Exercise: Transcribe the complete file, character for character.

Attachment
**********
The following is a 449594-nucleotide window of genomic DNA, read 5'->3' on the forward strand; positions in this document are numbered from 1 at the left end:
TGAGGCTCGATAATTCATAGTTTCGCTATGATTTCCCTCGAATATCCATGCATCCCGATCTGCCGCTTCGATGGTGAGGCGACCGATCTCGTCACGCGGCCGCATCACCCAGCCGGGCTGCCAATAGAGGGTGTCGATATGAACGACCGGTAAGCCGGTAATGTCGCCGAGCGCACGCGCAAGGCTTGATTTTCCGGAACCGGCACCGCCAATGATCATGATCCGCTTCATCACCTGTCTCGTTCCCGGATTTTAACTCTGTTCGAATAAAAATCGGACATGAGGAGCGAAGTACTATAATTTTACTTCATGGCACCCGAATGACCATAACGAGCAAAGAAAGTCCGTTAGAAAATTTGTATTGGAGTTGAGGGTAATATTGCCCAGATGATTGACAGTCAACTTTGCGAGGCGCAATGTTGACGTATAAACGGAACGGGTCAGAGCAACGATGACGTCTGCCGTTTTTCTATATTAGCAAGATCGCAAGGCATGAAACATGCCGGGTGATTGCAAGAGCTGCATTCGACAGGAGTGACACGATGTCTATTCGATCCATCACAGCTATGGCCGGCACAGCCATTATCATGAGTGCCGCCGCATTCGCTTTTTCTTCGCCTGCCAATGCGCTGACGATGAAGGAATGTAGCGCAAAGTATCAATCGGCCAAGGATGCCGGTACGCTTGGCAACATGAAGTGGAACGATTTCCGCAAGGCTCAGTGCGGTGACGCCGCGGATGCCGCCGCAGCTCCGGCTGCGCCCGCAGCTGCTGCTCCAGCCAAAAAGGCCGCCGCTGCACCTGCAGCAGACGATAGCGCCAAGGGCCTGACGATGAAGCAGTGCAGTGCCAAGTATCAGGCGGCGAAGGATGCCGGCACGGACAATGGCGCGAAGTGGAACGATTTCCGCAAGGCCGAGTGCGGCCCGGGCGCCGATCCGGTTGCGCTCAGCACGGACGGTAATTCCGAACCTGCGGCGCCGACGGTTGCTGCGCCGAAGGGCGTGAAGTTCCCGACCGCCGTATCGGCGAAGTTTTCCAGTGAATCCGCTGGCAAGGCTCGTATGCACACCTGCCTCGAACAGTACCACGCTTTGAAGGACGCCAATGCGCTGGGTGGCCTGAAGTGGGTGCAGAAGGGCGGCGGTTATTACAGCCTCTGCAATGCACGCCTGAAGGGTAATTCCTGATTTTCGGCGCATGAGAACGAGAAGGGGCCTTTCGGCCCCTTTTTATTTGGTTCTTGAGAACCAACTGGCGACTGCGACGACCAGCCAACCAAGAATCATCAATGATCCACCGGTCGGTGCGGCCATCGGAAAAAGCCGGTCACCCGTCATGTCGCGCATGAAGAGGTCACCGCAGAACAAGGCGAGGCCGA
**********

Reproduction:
The following is a 449594-nucleotide window of genomic DNA, read 5'->3' on the forward strand; positions in this document are numbered from 1 at the left end:
TGAGGCTCGATAATTCATAGTTTCGCTATGATTTCCCTCGAATATCCATGCATCCCGATCTGCCGCTTCGATGGTGAGGCGACCGATCTCGTCACGCGGCCGCATCACCCAGCCGGGCTGCCAATAGAGGGTGTCGATATGAACGACCGGTAAGCCGGTAATGTCGCCGAGCGCACGCGCAAGGCTTGATTTTCCGGAACCGGCACCGCCAATGATCATGATCCGCTTCATCACCTGTCTCGTTCCCGGATTTTAACTCTGTTCGAATAAAAATCGGACATGAGGAGCGAAGTACTATAATTTTACTTCATGGCACCCGAATGACCATAACGAGCAAAGAAAGTCCGTTAGAAAATTTGTATTGGAGTTGAGGGTAATATTGCCCAGATGATTGACAGTCAACTTTGCGAGGCGCAATGTTGACGTATAAACGGAACGGGTCAGAGCAACGATGACGTCTGCCGTTTTTCTATATTAGCAAGATCGCAAGGCATGAAACATGCCGGGTGATTGCAAGAGCTGCATTCGACAGGAGTGACACGATGTCTATTCGATCCATCACAGCTATGGCCGGCACAGCCATTATCATGAGTGCCGCCGCATTCGCTTTTTCTTCGCCTGCCAATGCGCTGACGATGAAGGAATGTAGCGCAAAGTATCAATCGGCCAAGGATGCCGGTACGCTTGGCAACATGAAGTGGAACGATTTCCGCAAGGCTCAGTGCGGTGACGCCGCGGATGCCGCCGCAGCTCCGGCTGCGCCCGCAGCTGCTGCTCCAGCCAAAAAGGCCGCCGCTGCACCTGCAGCAGACGATAGCGCCAAGGGCCTGACGATGAAGCAGTGCAGTGCCAAGTATCAGGCGGCGAAGGATGCCGGCACGGACAATGGCGCGAAGTGGAACGATTTCCGCAAGGCCGAGTGCGGCCCGGGCGCCGATCCGGTTGCGCTCAGCACGGACGGTAATTCCGAACCTGCGGCGCCGACGGTTGCTGCGCCGAAGGGCGTGAAGTTCCCGACCGCCGTATCGGCGAAGTTTTCCAGTGAATCCGCTGGCAAGGCTCGTATGCACACCTGCCTCGAACAGTACCACGCTTTGAAGGACGCCAATGCGCTGGGTGGCCTGAAGTGGGTGCAGAAGGGCGGCGGTTATTACAGCCTCTGCAATGCACGCCTGAAGGGTAATTCCTGATTTTCGGCGCATGAGAACGAGAAGGGGCCTTTCGGCCCCTTTTTATTTGGTTCTTGAGAACCAACTGGCGACTGCGACGACCAGCCAACCAAGAATCATCAATGATCCACCGGTCGGTGCGGCCATCGGAAAAAGCCGGTCACCCGTCATGTCGCGCATGAAGAGGTCACCGCAGAACAAGGCGAGGCCGA